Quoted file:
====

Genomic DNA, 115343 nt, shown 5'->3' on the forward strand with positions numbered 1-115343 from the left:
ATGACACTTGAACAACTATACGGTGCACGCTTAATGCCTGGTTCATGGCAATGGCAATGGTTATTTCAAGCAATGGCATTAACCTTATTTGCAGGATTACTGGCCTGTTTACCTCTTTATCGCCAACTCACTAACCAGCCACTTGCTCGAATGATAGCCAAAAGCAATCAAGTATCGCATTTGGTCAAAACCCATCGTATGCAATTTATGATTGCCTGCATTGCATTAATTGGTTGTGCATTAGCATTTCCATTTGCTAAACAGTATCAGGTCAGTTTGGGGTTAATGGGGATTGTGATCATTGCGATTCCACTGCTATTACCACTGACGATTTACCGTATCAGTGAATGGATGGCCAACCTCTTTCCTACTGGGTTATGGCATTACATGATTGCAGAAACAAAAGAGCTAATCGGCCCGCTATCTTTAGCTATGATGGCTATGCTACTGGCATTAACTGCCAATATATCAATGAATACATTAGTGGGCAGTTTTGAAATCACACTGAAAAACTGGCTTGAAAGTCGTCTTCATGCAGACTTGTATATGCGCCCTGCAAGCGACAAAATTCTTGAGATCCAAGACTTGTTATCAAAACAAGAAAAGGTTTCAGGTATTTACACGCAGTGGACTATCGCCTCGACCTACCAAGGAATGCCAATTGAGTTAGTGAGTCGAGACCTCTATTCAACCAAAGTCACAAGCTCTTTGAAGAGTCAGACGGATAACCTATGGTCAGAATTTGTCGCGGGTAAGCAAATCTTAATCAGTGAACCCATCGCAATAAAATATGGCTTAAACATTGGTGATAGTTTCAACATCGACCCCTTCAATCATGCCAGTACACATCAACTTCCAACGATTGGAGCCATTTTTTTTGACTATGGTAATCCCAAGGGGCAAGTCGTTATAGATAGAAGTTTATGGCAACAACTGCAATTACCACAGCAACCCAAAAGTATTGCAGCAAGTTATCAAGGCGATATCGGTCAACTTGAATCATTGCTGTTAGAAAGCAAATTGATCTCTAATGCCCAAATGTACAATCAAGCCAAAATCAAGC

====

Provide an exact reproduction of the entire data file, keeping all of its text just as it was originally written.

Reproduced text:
Genomic DNA, 115343 nt, shown 5'->3' on the forward strand with positions numbered 1-115343 from the left:
ATGACACTTGAACAACTATACGGTGCACGCTTAATGCCTGGTTCATGGCAATGGCAATGGTTATTTCAAGCAATGGCATTAACCTTATTTGCAGGATTACTGGCCTGTTTACCTCTTTATCGCCAACTCACTAACCAGCCACTTGCTCGAATGATAGCCAAAAGCAATCAAGTATCGCATTTGGTCAAAACCCATCGTATGCAATTTATGATTGCCTGCATTGCATTAATTGGTTGTGCATTAGCATTTCCATTTGCTAAACAGTATCAGGTCAGTTTGGGGTTAATGGGGATTGTGATCATTGCGATTCCACTGCTATTACCACTGACGATTTACCGTATCAGTGAATGGATGGCCAACCTCTTTCCTACTGGGTTATGGCATTACATGATTGCAGAAACAAAAGAGCTAATCGGCCCGCTATCTTTAGCTATGATGGCTATGCTACTGGCATTAACTGCCAATATATCAATGAATACATTAGTGGGCAGTTTTGAAATCACACTGAAAAACTGGCTTGAAAGTCGTCTTCATGCAGACTTGTATATGCGCCCTGCAAGCGACAAAATTCTTGAGATCCAAGACTTGTTATCAAAACAAGAAAAGGTTTCAGGTATTTACACGCAGTGGACTATCGCCTCGACCTACCAAGGAATGCCAATTGAGTTAGTGAGTCGAGACCTCTATTCAACCAAAGTCACAAGCTCTTTGAAGAGTCAGACGGATAACCTATGGTCAGAATTTGTCGCGGGTAAGCAAATCTTAATCAGTGAACCCATCGCAATAAAATATGGCTTAAACATTGGTGATAGTTTCAACATCGACCCCTTCAATCATGCCAGTACACATCAACTTCCAACGATTGGAGCCATTTTTTTTGACTATGGTAATCCCAAGGGGCAAGTCGTTATAGATAGAAGTTTATGGCAACAACTGCAATTACCACAGCAACCCAAAAGTATTGCAGCAAGTTATCAAGGCGATATCGGTCAACTTGAATCATTGCTGTTAGAAAGCAAATTGATCTCTAATGCCCAAATGTACAATCAAGCCAAAATCAAGC